An American Airlines flight attendant had a severe manic episode that unfortunately played out on a plane while she was at work. The plane was still sitting on the tarmac.
“She told me she was bipolar,” said Brad LeClear, one of the passengers who helped restrain the woman, according to ABC News.
Passengers recorded the incident on their smartphones and instantly uploaded the footage on YouTube. The video has subsequently been edited with sound affects from The Exorcist. The buzz on Twitter described her as “wacked” “demonic” and “possessed.”
Seriously people, put down the holy water and crucifixes, mental illness is real. Bipolar and schizophrenia are two of the most misunderstood. Unfortunately, this is a good example of why there is a lot of stigma and shame associated with mental illness.
The media reports did not help. They sensationalized the story by calling it a “rant” “scary outburst” “bizarre” “frightening scene” and reported little on the mental health of the patient.
Newsrooms should know how to categorize a story involving someone with a disability. Instead they only added to the jeers and hysteria by failing to address what viewers were really watching, a person experiencing a severe mental break.
Out of all the “crazy” talk about the incident I found this great response by Pamela Shier, a veteran flight attendant.
My dear colleagues,
As I watched the news coverage of AA Flt# 2332 I wanted to shout at the passengers recording the incident, “Haven’t you ever seen an acute psychiatric break before?”
And I realized that I may have an advantage, having over fourteen years working in trauma centers.
Let me just say that witnessing an emotional breakdown may be uncomfortable, unpleasant and even unnerving.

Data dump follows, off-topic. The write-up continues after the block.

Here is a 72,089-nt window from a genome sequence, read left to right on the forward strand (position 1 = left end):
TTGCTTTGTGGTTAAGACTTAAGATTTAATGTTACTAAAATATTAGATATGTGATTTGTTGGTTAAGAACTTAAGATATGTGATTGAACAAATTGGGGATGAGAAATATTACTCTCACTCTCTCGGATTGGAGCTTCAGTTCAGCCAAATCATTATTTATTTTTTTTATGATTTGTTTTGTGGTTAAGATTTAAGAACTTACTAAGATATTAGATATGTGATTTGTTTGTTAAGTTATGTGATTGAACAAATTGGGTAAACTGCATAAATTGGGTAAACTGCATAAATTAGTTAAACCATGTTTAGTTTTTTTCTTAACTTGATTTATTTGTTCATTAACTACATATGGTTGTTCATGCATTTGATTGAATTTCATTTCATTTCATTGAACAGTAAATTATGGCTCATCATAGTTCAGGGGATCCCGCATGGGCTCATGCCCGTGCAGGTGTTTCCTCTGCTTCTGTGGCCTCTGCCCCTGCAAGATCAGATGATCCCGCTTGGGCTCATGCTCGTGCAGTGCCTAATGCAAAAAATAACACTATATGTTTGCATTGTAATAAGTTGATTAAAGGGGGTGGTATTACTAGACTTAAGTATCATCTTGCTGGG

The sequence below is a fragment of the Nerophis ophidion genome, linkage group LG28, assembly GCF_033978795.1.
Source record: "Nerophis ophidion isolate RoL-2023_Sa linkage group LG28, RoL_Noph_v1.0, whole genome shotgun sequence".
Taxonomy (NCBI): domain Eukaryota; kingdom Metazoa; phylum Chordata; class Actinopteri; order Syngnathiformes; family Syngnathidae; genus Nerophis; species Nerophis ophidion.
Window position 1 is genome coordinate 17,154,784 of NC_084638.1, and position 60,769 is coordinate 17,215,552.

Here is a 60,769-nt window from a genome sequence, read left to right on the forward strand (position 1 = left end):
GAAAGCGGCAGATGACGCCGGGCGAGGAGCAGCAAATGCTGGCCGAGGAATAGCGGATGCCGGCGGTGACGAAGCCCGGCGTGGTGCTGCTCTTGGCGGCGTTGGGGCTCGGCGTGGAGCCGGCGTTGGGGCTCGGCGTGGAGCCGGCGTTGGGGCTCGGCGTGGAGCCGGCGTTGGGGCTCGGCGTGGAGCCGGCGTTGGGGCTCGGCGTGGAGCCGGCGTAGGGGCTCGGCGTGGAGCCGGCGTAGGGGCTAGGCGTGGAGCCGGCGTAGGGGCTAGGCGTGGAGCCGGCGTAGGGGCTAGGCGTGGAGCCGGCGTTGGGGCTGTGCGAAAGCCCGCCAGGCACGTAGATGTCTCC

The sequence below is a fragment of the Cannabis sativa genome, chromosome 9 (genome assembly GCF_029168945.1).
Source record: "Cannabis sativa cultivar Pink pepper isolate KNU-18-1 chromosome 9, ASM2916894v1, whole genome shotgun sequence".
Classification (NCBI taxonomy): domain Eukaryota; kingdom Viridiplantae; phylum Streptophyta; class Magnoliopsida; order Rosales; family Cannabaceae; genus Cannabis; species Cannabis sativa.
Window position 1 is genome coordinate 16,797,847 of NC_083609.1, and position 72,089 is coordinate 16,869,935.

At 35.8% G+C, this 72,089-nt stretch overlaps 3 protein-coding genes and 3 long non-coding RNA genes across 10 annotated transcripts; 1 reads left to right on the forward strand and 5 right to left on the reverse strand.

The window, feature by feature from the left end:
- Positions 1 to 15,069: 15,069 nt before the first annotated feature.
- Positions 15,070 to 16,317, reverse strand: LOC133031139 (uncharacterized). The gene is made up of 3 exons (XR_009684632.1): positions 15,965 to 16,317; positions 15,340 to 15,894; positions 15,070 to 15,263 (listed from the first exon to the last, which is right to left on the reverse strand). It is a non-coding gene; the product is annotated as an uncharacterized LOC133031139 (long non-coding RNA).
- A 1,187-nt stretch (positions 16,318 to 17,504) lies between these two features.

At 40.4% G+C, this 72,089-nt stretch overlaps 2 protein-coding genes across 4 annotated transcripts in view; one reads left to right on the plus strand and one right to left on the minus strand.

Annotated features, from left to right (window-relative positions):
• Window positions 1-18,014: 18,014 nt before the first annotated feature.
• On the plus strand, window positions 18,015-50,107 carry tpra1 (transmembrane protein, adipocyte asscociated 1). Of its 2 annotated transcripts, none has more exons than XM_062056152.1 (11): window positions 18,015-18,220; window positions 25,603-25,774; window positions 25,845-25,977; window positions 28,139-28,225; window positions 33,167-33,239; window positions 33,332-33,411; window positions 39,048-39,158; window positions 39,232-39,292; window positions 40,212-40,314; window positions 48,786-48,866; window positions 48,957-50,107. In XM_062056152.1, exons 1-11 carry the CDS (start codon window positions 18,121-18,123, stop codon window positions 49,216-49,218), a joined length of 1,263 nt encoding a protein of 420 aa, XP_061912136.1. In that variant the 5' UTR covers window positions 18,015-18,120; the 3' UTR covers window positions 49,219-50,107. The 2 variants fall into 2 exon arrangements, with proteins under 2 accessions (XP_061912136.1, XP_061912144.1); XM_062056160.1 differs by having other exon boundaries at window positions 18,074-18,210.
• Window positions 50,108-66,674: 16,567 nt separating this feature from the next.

Parents may wish to explain to young children that the person is having a “tantrum” or “meltdown”.
For friends, family and flying partners it is a heartbreaking experience. But it is NOT “terror in the skies.” The best analogy I can offer is that it is akin to an acute attack of appendicitis.
The person may have been experiencing and ignoring some symptoms for a while but the pain is sudden and overwhelming. Stress-related? Perhaps. Caused by stress? Probably not.
Would the passengers have laughed as the flight attendant was carried off the aircraft, crying out in agony?
The only “bad letter” I ever received was from a passenger to whom I may have been less than completely deferential when she complained angrily about her delay during a a life-threatening situation aboard.
Since it contained no name, my JFK supervisor happily filed the complaint circularly.
So to the passenger who told CNN that she was afraid the plane was going to crash, I suggest you take a deep breath and look out the window. You were still on the tarmac. – Pamela Cottrell Shier